How to research users easily to create compelling communications.
For writing content to your audience, you need to research your audience first.
Is there a recipe for creating brand personas for blogs and other or useful content on websites?
You bet there is and it is given below.
One way to understand your customer is to ask the brand owner about the pains and problems that customers in the brand category face.
But this may not necessarily work all the time. Few business owners understand customer insights as much as they should. You might come a cropper when you ask tough questions to owners.
The other method would be to undertake a primary research of the audience.
For this you can use either online or offline surveys as explained below.
Primary Customer Survey Methods
Prepare the survey questions and then implement the survey through any of the following methods.
Learn how to structure your survey questions here.
In many cases you may already have the addresses of past customers with you.
You could use this to interview, or survey customers.
In other cases, you may be a startup wanting to know more about the customers in the industry. You may not have existing customers.
Here too you can use primary research understand customers.
- Use the telephone to survey the audience and physically administer the questions
- Hire a market survey company to administer the survey using qualitative or quantitiative techniques
- Host the survey questionnaire online, advertise it on FB, and incentivise the users to give you the feedback that you require
[There are a number of online tools available for research here]
- Conduct a secondary research using sources on the web.
What we are going to dwell on is on secondary research for gathering ideas to create a brand persona.
This can be done quickly and effectively.
Secondary customer research is particularly useful in a number of situations.
- You are pitching for a new account and need to present strategy which flows from an accurate understanding of the competition and competitive data
- You need to create strategies and draw out plans for an existing client based on competitive activity
How to search for your competition on Google.
For eg say, you want to know the real competition of Shillim Retreat & Spa, or any client that you work with.
You put the brand name into Google and this is what you’ll see.
Now, focus on the right side of the screen. At the bottom of the panel, Google gives you hints of what people who search for Shillim also search for. Examples are below. Click on the View 15+ more.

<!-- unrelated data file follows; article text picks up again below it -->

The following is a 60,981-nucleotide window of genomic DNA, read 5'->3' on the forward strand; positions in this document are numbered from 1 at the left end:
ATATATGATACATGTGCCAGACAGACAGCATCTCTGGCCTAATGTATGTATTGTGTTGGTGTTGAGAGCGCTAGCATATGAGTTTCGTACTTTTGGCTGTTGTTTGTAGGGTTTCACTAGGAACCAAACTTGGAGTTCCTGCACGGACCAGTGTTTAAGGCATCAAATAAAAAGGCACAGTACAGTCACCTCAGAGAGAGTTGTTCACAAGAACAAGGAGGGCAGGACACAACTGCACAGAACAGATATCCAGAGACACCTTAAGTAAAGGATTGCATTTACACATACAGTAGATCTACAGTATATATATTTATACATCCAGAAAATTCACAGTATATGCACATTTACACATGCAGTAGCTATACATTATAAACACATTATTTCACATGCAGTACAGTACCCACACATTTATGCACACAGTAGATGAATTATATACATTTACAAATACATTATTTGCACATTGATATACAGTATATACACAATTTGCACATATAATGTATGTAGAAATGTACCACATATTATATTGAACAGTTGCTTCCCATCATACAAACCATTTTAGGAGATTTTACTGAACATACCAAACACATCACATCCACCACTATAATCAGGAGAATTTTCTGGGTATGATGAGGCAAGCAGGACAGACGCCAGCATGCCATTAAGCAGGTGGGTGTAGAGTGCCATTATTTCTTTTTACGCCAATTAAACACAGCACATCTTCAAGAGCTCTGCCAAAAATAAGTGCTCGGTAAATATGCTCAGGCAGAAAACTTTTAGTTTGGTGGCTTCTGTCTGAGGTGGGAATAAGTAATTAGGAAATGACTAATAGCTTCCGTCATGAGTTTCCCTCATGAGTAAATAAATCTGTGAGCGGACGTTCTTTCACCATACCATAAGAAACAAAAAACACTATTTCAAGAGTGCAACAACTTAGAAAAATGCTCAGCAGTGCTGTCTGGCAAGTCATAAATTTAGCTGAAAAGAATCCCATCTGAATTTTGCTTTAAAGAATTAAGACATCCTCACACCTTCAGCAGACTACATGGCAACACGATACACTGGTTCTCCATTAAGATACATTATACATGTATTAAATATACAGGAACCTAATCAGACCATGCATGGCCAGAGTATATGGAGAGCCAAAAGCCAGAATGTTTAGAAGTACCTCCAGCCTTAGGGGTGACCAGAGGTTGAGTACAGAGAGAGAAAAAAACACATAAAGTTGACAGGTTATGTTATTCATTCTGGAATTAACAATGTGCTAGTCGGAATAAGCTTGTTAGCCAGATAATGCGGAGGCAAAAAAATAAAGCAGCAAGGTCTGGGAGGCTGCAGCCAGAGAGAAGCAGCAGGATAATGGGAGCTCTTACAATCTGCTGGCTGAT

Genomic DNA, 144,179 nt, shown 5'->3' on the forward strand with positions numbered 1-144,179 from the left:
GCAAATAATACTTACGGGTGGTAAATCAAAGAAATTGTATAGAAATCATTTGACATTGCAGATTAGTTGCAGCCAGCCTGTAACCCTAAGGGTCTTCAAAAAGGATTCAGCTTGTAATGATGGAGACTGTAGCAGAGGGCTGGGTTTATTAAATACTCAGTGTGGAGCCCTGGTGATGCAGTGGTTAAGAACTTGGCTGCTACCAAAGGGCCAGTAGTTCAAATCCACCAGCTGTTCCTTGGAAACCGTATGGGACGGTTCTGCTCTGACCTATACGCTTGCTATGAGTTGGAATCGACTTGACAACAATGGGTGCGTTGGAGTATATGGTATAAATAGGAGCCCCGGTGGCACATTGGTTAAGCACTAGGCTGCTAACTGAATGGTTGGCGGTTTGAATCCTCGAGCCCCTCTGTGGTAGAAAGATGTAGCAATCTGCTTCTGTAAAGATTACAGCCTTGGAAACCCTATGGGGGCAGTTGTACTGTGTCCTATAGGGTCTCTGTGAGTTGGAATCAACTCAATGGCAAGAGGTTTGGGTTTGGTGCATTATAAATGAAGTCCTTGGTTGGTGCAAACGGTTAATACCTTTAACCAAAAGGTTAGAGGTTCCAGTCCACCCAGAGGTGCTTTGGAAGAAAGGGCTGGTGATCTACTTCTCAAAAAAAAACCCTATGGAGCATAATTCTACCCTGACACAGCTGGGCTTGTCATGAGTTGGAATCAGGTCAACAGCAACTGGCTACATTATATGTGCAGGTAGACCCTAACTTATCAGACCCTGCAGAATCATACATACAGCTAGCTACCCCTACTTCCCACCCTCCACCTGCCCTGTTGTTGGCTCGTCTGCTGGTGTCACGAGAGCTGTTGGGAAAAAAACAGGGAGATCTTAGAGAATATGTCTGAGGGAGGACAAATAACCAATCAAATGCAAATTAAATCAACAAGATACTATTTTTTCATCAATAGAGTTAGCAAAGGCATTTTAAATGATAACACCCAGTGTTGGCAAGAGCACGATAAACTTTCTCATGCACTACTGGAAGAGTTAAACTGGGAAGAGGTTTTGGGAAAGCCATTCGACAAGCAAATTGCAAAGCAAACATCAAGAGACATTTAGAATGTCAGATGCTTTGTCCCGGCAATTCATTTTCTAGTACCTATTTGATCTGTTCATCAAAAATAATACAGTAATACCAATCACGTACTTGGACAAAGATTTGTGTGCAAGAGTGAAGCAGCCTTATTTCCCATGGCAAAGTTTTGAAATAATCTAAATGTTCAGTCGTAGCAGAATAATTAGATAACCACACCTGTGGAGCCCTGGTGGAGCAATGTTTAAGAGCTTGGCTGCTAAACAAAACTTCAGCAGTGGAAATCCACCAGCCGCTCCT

Once you click, you will see a screen with 15 resorts similar to Shillim. Click on the first one, The Machan, opens up on the right, and scroll down to see more examples of what customers search for.
Repeat this process for your nearest competition. You will get a list of websites that customers think are your competition.
Forget what you think it is, or should be:-)
Look for customer reviews sites in your brand category to glean information on pain, problems of customers.
The reviews’ sites offer a good example of what people like about a product, or service. You use this to gain insights.
Review sites help us understand a few things
- Pains, problems, needs of customers
- The exact vocabulary used by customers to describe their pain problem, or even positive experiences with products
Where to look for customer reviews
Here are a few place to get you started.
- Yelp: For all small businesses, USA focussed
- Trip Advisor: For Hotels, Resorts, Restaurants in India
- Mouthshut.com: For many Indian products and services
- Trust Pilot: For shoppers in USA, Europe
- Amazon.com for books covering specific industries - look at book reviews catering to specific industries. If there is a large volume of reviews, this would be a good place to check what customers are looking for, saying about specific industries. Filter the results by reviews.
Resort books on Amazon filtered by reviews shows this.
You may not always get something you need here, but it’s worth a shot.
A check on reviews for Shillim on Google shows this.
Look also for Shillim Blogs….
…and Shillim Discussions on Google for more ideas.
How to understand the User & Competitor Demographics
SimilarWeb is one the better tools for Audience and Competitor Analysis. The caveat is it’s expensive, entry is restricted, and it costs thousands of dollars in annual fees.
Other options for competitor analysis are Alexa and Google Analytics.
- Look at Google Analytics under Audience Profiles if you have access to that
- Get your domain/ competitor domain details analysed on SimilarWeb for demographic information
- Use Alexa, or Quantcast to find out the domain analytics and demographic information
Once you piecie together all this information from reviews, discussion, books, blogs, and demographic sources, you will have the details of the persona who you are writing for.
You also get a good understanding of the precise pains of the customer.
How do you go about researching your users?
Are there easier ways than this that you use for secondary research?
Leave your feedback, below.